Family Members

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Levike
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Family Members

Postby Levike » 2015-09-05, 11:34

Kistur - son
Larád - daughter
Honur -brother
Nomád - sister

Láslur - father
Imlád - mother

Bátur - uncle
Lonkád - aunt
Tebhonur - cousin
Tebnomád - cousin

Tebláslur - granfather
Tebimlád - grandmother

Tétebláslur - great grandfather
Tétebimlád - great grandmother

How does a family look in your conlang?

If you also give the etymology behind them, even better. :yep:
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Re: Family Members

Postby Fox Saint-Just » 2015-09-08, 7:21

In Novbasa, family words are among the few that allow a degree of irregularity. Generally, to create the male/female version of a name, you have to use the particle man/fem. Here, instead, there are some indipendent names and neuter names that can be used to indicate a generic family member without refences to their gender.

ana - son/daughter (from Austronesian anak and Swahili mwana. The latter is shared my many other Bantu languages.)
brator - brother (Indo-European bʰréh₂tēr)
sestar - sister (Indo-European swésōr)

patro - father (Indo-European ph₂tḗr)
matra - mother (Indo-European méh₂tēr)
genjen - generic parent or both parents (from gen "to generate" and jen "person")

onkel - uncle (French oncle, English uncle, German Onkel)
tante - aunt (French tante)
kuzin - cousin (Latin consobrinus)

dede - generic grandparent or both grandparents (from Bengali দাদু dadu, Hindi दादा dādā, Slavonic дѣдъ dědŭ, Turkish dede)
dedo - grandfather
deda - grandmother

For grand-grandparents and so on, it starts with du-vez-avi ("two times ancestor") for a grand-grandparent. By changing the number, you can change the grade of ancestry. I got the idea from Italian, in which trisavolo (grand-grand-grandparent) comes from Latin tris ("three times") and avus ("grandfather").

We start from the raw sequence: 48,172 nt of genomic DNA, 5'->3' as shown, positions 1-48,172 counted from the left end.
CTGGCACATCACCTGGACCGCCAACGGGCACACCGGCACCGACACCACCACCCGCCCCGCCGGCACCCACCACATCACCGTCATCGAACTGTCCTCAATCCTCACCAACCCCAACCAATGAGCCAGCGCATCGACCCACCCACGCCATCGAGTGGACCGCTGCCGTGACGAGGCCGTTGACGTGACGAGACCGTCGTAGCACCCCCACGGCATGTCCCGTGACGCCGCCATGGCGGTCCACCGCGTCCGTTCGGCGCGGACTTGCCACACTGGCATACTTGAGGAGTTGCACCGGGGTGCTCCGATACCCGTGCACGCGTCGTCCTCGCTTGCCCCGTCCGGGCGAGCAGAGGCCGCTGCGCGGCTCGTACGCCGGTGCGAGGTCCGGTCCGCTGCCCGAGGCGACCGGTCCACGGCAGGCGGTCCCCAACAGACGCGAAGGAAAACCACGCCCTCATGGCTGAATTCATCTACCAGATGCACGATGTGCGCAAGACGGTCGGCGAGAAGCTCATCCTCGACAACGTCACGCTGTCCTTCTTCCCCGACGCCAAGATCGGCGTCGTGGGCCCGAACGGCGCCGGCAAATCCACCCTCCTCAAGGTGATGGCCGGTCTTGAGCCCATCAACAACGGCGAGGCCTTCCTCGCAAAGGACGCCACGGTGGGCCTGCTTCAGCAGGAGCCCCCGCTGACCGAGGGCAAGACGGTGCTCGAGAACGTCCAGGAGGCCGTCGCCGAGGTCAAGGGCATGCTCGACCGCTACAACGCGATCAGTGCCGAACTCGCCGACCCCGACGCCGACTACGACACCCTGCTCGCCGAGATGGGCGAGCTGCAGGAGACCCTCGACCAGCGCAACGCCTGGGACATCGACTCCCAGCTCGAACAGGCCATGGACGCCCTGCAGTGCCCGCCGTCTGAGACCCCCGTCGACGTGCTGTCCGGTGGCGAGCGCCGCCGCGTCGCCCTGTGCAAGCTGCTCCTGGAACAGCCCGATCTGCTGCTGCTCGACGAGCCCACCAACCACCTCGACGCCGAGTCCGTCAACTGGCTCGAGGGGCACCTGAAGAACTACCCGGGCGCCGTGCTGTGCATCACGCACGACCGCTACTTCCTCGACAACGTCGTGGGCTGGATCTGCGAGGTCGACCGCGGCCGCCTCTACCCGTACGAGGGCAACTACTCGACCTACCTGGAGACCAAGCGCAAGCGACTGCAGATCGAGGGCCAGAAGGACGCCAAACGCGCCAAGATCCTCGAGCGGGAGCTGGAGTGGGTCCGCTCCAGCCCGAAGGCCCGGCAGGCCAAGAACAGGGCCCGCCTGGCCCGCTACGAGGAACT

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Re: Family Members

Postby k1234567890y » 2015-09-08, 8:14

native kinship terms of Lonmai Luna/Liunan:

- kolcel / celo - a parent or any relative beloning to the same generation of the parent(s) of the speaker.
- alcel / yalcel - a sibling or any relative belonging to the same generation of the speaker emself
- ilacel - an offspring or any relative belonging to the same generation of the the offspring(s) of the speaker.

Lonmai Luna is originally spoken by long-longs, long-longs are a kind of Oviparous animal, they are intelligent being, but they don't have sexual dimorphism, long-longs can perform parthenogenesis and change their gender between male, female and undediced by their will, most long-longs keep their genders undecided in most of the time, and most long-longs give birth to their offsprings by parthenogenesis, having sex is uncommon among long-longs and Lonmai Luna has no native terms to describe sex or gender.

more about long-longs: http://aveneca.com/cbb/viewtopic.php?f=24&t=3574
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Re: Family Members

Postby Levike » 2015-09-08, 12:09

Fox Saint-Just wrote:brator - brother (Indo-European bʰréh₂tēr)
sestar - sister (Indo-European swésōr)

patro - father (Indo-European ph₂tḗr)